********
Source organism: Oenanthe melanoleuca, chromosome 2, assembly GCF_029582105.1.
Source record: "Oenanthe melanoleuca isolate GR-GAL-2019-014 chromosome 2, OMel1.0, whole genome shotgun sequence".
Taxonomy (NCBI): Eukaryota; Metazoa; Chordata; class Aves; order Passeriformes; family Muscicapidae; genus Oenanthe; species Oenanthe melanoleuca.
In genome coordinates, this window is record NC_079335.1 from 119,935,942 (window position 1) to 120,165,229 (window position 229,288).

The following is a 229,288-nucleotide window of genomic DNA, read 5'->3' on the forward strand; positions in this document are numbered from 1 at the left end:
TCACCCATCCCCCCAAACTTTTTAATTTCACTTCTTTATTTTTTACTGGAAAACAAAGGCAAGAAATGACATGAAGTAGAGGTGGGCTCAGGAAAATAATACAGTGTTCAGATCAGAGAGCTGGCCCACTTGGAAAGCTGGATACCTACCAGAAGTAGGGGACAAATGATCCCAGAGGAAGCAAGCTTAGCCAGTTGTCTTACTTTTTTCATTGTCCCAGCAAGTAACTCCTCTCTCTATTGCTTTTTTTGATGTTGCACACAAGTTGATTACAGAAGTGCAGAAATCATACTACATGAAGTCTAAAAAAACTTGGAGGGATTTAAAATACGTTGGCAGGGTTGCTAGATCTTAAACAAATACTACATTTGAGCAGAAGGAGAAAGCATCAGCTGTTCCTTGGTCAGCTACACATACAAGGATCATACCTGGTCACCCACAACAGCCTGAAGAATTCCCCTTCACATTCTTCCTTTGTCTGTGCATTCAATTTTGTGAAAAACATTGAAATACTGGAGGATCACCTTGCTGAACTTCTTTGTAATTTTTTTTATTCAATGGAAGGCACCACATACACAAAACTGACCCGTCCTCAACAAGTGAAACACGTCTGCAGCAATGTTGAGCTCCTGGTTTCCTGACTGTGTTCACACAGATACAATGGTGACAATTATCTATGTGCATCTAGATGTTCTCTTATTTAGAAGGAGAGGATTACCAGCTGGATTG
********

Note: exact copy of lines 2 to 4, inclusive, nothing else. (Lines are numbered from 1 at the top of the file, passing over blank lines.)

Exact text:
Source record: "Oenanthe melanoleuca isolate GR-GAL-2019-014 chromosome 2, OMel1.0, whole genome shotgun sequence".
Taxonomy (NCBI): Eukaryota; Metazoa; Chordata; class Aves; order Passeriformes; family Muscicapidae; genus Oenanthe; species Oenanthe melanoleuca.
In genome coordinates, this window is record NC_079335.1 from 119,935,942 (window position 1) to 120,165,229 (window position 229,288).